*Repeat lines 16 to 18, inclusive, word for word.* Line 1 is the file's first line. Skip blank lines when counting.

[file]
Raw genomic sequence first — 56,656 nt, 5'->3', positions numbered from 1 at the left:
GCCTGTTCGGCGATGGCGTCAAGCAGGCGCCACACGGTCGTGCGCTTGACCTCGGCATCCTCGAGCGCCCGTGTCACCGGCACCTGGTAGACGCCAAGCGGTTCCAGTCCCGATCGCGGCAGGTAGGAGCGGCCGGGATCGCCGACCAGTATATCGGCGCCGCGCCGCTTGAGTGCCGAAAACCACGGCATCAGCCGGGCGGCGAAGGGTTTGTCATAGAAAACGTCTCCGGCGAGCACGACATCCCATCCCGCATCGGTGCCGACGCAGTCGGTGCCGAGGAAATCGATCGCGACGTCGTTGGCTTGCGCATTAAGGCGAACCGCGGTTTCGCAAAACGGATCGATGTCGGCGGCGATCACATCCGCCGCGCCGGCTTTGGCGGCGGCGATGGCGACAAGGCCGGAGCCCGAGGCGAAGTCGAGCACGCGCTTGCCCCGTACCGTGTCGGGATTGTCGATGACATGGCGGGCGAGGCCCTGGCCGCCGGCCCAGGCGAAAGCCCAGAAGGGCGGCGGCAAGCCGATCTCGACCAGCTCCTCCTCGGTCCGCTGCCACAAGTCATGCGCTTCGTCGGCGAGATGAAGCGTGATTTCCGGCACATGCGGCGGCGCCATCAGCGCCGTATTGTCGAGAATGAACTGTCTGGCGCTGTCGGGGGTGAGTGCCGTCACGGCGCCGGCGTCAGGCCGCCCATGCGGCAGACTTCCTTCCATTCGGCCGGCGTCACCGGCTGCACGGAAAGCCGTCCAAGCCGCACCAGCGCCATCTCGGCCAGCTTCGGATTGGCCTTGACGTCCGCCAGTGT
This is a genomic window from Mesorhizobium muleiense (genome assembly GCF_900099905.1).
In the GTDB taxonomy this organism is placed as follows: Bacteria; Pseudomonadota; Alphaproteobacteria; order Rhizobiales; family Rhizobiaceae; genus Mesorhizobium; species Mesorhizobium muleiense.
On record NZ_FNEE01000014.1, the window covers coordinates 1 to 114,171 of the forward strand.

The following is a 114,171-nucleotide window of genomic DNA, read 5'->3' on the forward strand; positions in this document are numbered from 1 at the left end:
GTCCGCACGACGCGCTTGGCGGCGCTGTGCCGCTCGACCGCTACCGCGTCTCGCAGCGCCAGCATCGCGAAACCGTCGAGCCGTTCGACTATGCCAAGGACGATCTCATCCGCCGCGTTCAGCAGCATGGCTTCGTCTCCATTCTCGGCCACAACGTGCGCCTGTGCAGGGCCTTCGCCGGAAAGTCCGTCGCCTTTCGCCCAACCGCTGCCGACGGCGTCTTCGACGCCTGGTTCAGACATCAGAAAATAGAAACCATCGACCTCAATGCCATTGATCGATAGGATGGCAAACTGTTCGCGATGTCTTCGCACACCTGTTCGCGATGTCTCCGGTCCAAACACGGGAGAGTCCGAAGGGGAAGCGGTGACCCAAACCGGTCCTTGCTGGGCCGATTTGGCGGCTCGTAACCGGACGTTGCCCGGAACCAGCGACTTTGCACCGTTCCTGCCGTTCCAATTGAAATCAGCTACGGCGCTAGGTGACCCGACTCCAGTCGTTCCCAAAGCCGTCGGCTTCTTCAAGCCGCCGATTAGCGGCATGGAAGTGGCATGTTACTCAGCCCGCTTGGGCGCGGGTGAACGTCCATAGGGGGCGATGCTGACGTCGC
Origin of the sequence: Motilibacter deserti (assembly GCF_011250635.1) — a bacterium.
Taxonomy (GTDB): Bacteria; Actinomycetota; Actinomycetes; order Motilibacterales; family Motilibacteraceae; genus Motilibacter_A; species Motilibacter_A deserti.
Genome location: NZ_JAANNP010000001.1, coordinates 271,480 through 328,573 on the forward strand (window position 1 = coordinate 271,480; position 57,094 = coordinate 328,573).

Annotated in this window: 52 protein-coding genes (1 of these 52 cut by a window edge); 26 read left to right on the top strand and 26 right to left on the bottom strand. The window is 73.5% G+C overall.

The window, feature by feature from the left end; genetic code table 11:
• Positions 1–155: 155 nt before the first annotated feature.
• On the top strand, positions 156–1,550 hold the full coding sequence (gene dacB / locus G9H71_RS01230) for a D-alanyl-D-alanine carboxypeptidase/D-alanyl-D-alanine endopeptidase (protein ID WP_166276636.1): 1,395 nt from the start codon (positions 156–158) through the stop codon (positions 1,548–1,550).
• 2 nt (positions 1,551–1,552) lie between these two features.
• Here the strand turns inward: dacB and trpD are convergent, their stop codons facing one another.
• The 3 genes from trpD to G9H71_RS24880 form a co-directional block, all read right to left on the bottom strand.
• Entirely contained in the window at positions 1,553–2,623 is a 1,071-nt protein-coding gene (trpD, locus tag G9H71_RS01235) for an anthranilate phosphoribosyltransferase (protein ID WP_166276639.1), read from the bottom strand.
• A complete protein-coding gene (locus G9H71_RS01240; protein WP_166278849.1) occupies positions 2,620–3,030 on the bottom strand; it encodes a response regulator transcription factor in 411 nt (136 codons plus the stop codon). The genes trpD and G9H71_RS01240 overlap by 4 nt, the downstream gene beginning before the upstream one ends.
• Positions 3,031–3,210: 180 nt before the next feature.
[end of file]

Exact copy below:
• Here the strand turns inward: dacB and trpD are convergent, their stop codons facing one another.
• The 3 genes from trpD to G9H71_RS24880 form a co-directional block, all read right to left on the bottom strand.
• Entirely contained in the window at positions 1,553–2,623 is a 1,071-nt protein-coding gene (trpD, locus tag G9H71_RS01235) for an anthranilate phosphoribosyltransferase (protein ID WP_166276639.1), read from the bottom strand.